Friday, October 15, 2010

Too Much of a Good Thing?

Adam Serwer takes exception to Dave Weigel's belief that the Dems' latest bugaboo--funding for the Chamber of Commerce--basically boils down to the message "foreign = bad."
I'm not on the SCARY FOREIGN MONEY train, but like Antonin frickin' Scalia, I think democracy works best when people are publicly accountable for their political speech, that anonymity under these circumstances undermines civic responsibility, and that the First Amendment protects your freedom to speak and doesn't confer a freedom not to be criticized, particularly if you're an individual with the means to spend millions to swing the outcome of a political contest. Who is saying something, and who is paying them to say it, matters.
I wonder how far Serwer thinks this 'transparency' should go. Where is the line--by which I mean legal standard--drawn?  Is it just particularly widespread or effective political speech? What if IOZ becomes insanely popular, a la Glenn Beck, and launches effective rants against a candidate? Should we then compel him to reveal himself and all his sources of income? I don't think so.

There is nothing in the Constitution that requires, or even suggests, that people should reveal their identities when engaging in political speech.

Indeed, the suggestion that they should would have been rather odd coming from that Publius guy.

Look, I'm all for government transparency and we need a lot more of it.  Freedom of speech is one of our most cherished rights and disclosure requirements can act as a preemptive chill on speakers. Despite the opinions of Mr. Serwer and Justice Scalia, our democracy has worked just fine when we don't know exactly who is saying what. Speech should be judged for its content and not necessarily for the identities of its speakers.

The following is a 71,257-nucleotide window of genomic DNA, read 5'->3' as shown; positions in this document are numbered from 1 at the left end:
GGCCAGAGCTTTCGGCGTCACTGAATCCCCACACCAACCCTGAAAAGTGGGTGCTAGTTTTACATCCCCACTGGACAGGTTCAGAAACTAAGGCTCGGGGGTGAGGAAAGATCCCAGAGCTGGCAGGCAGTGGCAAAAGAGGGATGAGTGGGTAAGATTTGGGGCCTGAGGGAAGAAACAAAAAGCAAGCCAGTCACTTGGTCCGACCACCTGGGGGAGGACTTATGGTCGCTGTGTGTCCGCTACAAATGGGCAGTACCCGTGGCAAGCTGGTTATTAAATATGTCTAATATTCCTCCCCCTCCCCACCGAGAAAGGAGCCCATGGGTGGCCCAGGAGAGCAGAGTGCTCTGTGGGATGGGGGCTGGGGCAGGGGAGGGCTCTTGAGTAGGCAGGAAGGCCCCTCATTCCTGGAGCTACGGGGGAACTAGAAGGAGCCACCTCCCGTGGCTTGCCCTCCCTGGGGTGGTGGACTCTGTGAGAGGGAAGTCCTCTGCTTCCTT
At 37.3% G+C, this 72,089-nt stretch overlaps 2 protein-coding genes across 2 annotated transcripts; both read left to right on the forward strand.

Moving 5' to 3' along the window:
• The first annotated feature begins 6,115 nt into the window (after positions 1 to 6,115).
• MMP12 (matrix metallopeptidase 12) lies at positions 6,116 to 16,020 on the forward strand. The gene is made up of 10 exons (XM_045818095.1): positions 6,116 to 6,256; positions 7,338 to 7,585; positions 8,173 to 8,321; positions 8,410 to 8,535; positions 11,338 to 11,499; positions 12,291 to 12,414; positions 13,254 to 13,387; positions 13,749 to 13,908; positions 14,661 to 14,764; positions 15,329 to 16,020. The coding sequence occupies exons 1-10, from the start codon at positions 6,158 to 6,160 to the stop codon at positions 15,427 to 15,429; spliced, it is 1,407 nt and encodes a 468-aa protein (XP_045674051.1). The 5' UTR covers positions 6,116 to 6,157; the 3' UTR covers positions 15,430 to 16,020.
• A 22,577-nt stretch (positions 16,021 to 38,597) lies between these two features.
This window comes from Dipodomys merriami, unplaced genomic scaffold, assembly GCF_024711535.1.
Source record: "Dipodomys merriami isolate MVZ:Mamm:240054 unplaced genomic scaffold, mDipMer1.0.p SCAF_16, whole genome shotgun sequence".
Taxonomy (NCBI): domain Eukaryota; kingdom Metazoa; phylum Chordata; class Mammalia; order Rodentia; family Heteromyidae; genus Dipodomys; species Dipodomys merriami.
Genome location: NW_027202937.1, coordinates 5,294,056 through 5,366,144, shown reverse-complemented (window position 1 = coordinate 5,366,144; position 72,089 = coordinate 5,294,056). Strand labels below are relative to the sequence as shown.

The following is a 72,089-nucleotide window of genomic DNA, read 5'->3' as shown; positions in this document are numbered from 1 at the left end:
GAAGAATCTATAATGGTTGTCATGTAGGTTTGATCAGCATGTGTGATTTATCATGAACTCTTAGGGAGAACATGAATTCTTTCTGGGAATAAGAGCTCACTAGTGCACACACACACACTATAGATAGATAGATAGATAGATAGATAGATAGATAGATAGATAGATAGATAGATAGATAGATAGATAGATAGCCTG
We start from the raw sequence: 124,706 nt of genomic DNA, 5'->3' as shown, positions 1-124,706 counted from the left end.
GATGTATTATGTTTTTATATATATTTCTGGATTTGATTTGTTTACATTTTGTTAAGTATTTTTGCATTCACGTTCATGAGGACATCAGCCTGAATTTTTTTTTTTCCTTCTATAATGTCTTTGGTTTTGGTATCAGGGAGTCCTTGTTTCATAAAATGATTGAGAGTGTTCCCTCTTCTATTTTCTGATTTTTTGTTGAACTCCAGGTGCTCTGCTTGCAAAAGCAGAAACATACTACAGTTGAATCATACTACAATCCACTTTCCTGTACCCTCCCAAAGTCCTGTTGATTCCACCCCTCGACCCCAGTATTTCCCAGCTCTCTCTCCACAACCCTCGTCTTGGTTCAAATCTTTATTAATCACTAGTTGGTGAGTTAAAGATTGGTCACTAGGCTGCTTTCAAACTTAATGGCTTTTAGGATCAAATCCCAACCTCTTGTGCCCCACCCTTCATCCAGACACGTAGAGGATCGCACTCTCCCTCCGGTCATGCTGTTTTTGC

Thursday, October 14, 2010

Why I'm Not a 'Feminist'

Via Ta-Nehisi Coates, E.J. Graff's commentary from Slate's navel-gazing on the use of the label "feminist" :
Who gets to be a feminist? It's the wrong question. And debating it leads to the wrong answers. Identity labels always mislead. 

They don't disclose the contents of the bottle; they proclaim that the bottle is powerful, meaningful, and important. Debates over who gets to wear those labels are tribal battles about who runs the group and who gets to patrol its borders, about who holds power. Declaring that someone is--or isn't--"really" white, black, Jewish, Christian, radical, conservative--or feminist--says nothing about the value of particular policies, ideas, or goals... 

Here's the debate I believe is genuinely worth having: What would full equality look like--and what do we have to do to get there?

I think including ethnic groups muddies the point a bit, but in the main I think this is exactly right. Anyone who believes that Glenn Beck is an actual heir to the mantle of Martin Luther King, has deeper problems that can not be corrected by fiddling with labels.

Because I am for equal rights for all people, I refer to myself as a "classical liberal" or "libertarian"; and while I understand that activists who concentrate on certain issues feel they need to label themselves as specifically interested in issues of a certain gender, race or other identity/classification, I think the specialization obscures the point of freedom and equality generally. I am a black man and a libertarian, but I am not a 'black libertarian' as a political identity or focus.

But 'feminist,' as a word, bothers me.  I'm not a 'homosexualist' because I believe in full and unfettered rights of gays (not to mention the diversity of queer identities not encapsulated in the term). I don't like the term "straight ally" because that perpetuates the ubiquitous war metaphor and accepts a barrier between straights and gays (or other queer identifications) when the whole point is equality. (This is the same tension present in the 'colorblind society' versus 'accept me as a black person and all that entails' narratives, but that's another story.) I just am more concerned with the views and laws that prevent equality and justice and less concerned with nominally identifying myself in relation to specific injustices.

Look, if you want to call me a feminist, fine. I liken it to "African-American" --it's not a term that I use for myself or others, for various reasons, but I'm not offended by it. It's just a preference.